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The mediaeval Judensand cemetery in Mainz attests to the outstanding importance of the Jewish community in Mainz. It was defiled in pogroms and after forced expulsions, and some of its gravestones were used as building material, but topological data document the cemetery's expansion. Apart from a few peripheral areas partly built on in modern times, the graves have been preserved. The northeastern sector served as a burial ground until the end of the 19th century, with around 1,500 gravestones standing on it dating from the late 17th century. The ‘memorial cemetery' has been located on a part of the old site since 1926. Here, around 210 mediaeval gravestones that were recovered in the 19th and 20th centuries have been re-erected. In 2007, another 29 gravestones and fragments were uncovered and put in safe keeping. The eight gravestones with inscriptions from the 11th century are among the oldest in Ashkenaz, the region encompassing Germany, northern France, northern Italy, and later also Eastern Europe. Many of the rediscovered gravestones and memorial stones commemorate martyrs and scholars, including Gershom ben Judah (ca. 960–1028-40), one of the first scholars active in Mainz, venerated to this day as the ‘Light of the Exile'.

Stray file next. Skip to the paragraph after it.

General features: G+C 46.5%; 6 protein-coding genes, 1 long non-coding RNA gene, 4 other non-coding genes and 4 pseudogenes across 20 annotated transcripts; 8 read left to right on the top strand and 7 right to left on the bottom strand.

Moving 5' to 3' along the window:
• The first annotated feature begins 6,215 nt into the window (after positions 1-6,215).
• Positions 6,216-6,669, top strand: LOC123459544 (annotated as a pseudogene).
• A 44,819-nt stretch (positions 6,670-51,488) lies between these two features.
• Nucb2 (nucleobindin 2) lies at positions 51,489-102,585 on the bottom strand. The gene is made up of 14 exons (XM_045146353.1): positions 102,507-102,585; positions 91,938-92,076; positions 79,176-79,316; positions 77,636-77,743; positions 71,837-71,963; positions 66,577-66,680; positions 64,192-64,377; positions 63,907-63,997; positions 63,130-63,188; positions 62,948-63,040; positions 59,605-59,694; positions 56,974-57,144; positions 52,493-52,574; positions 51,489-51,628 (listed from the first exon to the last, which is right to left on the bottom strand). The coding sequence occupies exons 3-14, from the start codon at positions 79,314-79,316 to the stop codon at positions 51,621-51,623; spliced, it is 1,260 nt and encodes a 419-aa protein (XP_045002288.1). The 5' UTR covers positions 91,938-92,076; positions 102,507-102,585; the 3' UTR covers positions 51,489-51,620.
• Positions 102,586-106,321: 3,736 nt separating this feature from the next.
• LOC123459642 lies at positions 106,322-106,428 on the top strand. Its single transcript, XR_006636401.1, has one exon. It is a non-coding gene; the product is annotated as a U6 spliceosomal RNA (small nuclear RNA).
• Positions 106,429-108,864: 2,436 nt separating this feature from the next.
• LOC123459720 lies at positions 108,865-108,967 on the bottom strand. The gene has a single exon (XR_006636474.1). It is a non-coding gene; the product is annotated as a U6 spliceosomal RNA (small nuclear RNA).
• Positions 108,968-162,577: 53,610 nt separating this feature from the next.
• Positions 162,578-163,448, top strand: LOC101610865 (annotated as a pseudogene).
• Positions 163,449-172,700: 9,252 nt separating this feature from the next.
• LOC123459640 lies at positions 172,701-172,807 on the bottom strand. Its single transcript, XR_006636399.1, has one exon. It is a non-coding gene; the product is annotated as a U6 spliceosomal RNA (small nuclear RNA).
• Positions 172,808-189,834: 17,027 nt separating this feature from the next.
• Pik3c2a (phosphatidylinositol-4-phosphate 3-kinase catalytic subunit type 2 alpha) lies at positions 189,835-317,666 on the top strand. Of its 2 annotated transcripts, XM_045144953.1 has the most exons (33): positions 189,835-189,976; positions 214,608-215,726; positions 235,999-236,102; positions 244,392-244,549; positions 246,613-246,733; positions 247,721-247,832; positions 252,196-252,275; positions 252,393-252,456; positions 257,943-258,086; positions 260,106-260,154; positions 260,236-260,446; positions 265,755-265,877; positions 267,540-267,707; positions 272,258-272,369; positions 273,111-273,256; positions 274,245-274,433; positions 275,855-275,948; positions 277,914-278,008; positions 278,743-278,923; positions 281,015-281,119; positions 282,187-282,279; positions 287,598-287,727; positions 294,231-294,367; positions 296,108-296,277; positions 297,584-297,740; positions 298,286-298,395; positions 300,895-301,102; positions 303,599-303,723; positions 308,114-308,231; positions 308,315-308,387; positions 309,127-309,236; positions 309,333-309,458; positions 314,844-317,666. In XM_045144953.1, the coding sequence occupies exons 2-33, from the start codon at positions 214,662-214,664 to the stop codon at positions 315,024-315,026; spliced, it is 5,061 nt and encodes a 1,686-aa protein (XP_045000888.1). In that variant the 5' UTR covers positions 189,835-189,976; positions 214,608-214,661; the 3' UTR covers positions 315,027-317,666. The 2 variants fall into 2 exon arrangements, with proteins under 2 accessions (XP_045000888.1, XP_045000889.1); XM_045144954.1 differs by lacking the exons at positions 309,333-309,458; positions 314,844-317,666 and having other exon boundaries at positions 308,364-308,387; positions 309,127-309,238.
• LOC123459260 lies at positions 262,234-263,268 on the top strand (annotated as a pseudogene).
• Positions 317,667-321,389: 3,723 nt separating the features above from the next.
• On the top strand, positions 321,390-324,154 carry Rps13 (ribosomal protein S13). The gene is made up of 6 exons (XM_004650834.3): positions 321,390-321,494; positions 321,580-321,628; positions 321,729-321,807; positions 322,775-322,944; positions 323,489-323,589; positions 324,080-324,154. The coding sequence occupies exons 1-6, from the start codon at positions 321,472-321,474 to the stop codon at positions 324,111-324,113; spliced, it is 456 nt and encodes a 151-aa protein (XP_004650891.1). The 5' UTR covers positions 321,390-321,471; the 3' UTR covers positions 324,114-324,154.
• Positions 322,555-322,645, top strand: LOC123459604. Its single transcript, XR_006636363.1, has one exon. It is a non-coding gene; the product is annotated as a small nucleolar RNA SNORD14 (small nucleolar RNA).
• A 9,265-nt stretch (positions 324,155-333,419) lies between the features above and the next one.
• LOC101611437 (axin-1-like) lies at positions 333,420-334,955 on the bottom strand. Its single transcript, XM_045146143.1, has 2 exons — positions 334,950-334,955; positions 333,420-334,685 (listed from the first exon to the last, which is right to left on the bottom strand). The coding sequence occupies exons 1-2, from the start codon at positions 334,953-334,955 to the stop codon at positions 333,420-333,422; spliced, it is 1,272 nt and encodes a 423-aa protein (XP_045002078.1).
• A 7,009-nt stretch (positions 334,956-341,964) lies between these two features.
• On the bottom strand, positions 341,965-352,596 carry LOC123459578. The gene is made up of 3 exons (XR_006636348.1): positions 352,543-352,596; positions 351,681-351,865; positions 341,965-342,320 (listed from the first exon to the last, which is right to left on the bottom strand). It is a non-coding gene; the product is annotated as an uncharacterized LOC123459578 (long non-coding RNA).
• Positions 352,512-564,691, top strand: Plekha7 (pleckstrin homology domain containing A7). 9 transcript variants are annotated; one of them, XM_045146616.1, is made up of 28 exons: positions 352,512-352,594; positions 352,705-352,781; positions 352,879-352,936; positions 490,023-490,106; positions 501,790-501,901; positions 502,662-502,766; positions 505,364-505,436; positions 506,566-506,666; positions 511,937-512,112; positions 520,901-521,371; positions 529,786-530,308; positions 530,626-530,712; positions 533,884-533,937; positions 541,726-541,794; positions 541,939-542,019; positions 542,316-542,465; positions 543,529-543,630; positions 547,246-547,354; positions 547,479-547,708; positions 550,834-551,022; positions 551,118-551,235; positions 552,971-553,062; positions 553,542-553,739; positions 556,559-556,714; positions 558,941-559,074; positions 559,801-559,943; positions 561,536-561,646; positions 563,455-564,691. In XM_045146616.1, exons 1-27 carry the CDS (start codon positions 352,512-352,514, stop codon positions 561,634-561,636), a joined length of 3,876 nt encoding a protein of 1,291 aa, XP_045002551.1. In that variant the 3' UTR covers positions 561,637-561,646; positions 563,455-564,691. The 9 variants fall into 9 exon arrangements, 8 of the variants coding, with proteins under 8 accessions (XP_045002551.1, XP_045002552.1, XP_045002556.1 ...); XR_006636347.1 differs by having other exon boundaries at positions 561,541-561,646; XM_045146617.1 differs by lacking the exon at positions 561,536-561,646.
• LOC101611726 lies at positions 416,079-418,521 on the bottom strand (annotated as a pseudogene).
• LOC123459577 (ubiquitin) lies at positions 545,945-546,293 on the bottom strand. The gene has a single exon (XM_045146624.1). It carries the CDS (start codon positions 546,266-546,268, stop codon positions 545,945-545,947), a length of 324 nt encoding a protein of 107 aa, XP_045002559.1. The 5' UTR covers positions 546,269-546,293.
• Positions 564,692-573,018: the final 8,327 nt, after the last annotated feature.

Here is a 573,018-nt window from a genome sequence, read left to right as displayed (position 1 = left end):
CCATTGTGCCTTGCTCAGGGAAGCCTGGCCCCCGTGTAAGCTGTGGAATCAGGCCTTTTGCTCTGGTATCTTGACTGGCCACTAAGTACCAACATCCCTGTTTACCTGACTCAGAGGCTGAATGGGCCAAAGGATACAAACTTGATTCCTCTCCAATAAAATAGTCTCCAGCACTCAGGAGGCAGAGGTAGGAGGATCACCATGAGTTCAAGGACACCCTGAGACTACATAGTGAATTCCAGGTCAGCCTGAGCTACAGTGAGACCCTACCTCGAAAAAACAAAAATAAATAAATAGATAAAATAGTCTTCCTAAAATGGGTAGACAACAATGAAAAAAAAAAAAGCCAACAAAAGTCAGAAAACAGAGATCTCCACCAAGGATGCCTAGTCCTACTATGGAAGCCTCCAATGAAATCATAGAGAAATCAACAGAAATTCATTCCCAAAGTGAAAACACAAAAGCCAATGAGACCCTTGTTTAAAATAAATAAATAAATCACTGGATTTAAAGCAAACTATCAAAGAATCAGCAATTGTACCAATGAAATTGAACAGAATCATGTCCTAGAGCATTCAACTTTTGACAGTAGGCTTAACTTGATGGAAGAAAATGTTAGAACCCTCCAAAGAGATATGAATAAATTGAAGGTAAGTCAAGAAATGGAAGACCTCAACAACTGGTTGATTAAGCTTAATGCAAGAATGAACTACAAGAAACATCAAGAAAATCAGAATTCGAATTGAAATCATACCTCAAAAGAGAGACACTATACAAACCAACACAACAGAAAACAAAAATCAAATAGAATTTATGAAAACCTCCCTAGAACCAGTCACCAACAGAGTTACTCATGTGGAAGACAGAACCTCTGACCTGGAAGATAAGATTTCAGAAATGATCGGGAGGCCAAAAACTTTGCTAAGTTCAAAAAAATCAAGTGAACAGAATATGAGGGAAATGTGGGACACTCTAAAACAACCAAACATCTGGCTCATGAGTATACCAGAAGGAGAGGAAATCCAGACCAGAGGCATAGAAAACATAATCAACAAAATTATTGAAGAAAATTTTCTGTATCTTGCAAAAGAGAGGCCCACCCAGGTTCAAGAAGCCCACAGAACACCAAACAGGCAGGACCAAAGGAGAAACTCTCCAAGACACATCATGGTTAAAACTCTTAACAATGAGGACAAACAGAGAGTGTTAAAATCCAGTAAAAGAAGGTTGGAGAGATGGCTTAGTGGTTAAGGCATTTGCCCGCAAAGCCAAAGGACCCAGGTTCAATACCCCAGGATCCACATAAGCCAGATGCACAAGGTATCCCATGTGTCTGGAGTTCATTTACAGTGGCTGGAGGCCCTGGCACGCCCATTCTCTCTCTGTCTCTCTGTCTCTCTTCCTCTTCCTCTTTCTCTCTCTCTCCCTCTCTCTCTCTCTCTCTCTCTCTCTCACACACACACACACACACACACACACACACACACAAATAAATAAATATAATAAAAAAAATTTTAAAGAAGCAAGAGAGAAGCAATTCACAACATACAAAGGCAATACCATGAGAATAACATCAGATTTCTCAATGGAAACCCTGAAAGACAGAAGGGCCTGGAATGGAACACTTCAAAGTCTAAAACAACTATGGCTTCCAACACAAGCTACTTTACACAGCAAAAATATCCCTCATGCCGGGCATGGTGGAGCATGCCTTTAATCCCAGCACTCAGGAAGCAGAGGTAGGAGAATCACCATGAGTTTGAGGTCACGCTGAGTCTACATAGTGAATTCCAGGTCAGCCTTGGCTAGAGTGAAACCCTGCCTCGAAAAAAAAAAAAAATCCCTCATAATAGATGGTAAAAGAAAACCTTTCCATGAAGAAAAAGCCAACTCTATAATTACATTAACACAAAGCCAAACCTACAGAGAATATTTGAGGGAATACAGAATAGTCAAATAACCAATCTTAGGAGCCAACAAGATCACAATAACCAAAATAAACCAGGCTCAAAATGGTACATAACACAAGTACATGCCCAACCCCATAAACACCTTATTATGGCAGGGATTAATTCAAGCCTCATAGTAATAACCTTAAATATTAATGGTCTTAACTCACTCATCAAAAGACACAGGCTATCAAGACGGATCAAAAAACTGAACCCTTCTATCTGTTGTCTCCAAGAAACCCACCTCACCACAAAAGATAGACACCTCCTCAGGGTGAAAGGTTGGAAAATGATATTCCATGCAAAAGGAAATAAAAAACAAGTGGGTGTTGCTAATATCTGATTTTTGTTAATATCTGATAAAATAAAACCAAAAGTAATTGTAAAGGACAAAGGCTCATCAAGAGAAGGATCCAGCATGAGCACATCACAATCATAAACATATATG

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Categories & Keywords
Category:Travel and Places
Subcategory Detail:Germany
Keywords:Ashkenaz, Deutschland, Duitsland, Germany, Jewish Cemetery, Judensand, Jüdischer Friedhof, Mainz, Rheinland-Pfalz, ShUM sites of Speyer Worms and Mainz, Tentative, Unesco, begraafplaats, cemetery, jew